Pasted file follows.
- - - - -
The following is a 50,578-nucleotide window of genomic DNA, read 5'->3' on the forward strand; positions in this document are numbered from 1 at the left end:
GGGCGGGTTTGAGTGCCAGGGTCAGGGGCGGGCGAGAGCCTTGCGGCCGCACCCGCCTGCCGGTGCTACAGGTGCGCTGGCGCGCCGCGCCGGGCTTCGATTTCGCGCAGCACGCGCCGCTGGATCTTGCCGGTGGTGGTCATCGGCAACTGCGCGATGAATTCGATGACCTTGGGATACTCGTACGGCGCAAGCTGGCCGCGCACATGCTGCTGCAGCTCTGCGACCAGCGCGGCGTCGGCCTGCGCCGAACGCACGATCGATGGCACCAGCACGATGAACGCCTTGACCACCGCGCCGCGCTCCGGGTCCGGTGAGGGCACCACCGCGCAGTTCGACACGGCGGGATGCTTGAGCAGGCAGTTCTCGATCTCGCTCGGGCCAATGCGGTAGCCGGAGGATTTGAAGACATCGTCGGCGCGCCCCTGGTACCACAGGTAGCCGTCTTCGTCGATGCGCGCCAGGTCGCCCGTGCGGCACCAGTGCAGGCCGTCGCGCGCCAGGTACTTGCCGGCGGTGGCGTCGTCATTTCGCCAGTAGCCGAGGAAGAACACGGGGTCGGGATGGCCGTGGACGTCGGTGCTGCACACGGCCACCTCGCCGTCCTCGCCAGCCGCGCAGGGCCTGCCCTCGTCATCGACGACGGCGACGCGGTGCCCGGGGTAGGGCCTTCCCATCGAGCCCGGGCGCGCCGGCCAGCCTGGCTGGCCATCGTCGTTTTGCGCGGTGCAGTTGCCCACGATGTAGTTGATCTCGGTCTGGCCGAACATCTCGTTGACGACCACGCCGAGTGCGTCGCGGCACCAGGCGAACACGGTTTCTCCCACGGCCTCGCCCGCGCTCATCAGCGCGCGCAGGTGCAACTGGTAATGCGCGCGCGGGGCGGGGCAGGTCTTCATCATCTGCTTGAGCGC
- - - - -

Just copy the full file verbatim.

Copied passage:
The following is a 50,578-nucleotide window of genomic DNA, read 5'->3' on the forward strand; positions in this document are numbered from 1 at the left end:
GGGCGGGTTTGAGTGCCAGGGTCAGGGGCGGGCGAGAGCCTTGCGGCCGCACCCGCCTGCCGGTGCTACAGGTGCGCTGGCGCGCCGCGCCGGGCTTCGATTTCGCGCAGCACGCGCCGCTGGATCTTGCCGGTGGTGGTCATCGGCAACTGCGCGATGAATTCGATGACCTTGGGATACTCGTACGGCGCAAGCTGGCCGCGCACATGCTGCTGCAGCTCTGCGACCAGCGCGGCGTCGGCCTGCGCCGAACGCACGATCGATGGCACCAGCACGATGAACGCCTTGACCACCGCGCCGCGCTCCGGGTCCGGTGAGGGCACCACCGCGCAGTTCGACACGGCGGGATGCTTGAGCAGGCAGTTCTCGATCTCGCTCGGGCCAATGCGGTAGCCGGAGGATTTGAAGACATCGTCGGCGCGCCCCTGGTACCACAGGTAGCCGTCTTCGTCGATGCGCGCCAGGTCGCCCGTGCGGCACCAGTGCAGGCCGTCGCGCGCCAGGTACTTGCCGGCGGTGGCGTCGTCATTTCGCCAGTAGCCGAGGAAGAACACGGGGTCGGGATGGCCGTGGACGTCGGTGCTGCACACGGCCACCTCGCCGTCCTCGCCAGCCGCGCAGGGCCTGCCCTCGTCATCGACGACGGCGACGCGGTGCCCGGGGTAGGGCCTTCCCATCGAGCCCGGGCGCGCCGGCCAGCCTGGCTGGCCATCGTCGTTTTGCGCGGTGCAGTTGCCCACGATGTAGTTGATCTCGGTCTGGCCGAACATCTCGTTGACGACCACGCCGAGTGCGTCGCGGCACCAGGCGAACACGGTTTCTCCCACGGCCTCGCCCGCGCTCATCAGCGCGCGCAGGTGCAACTGGTAATGCGCGCGCGGGGCGGGGCAGGTCTTCATCATCTGCTTGAGCGC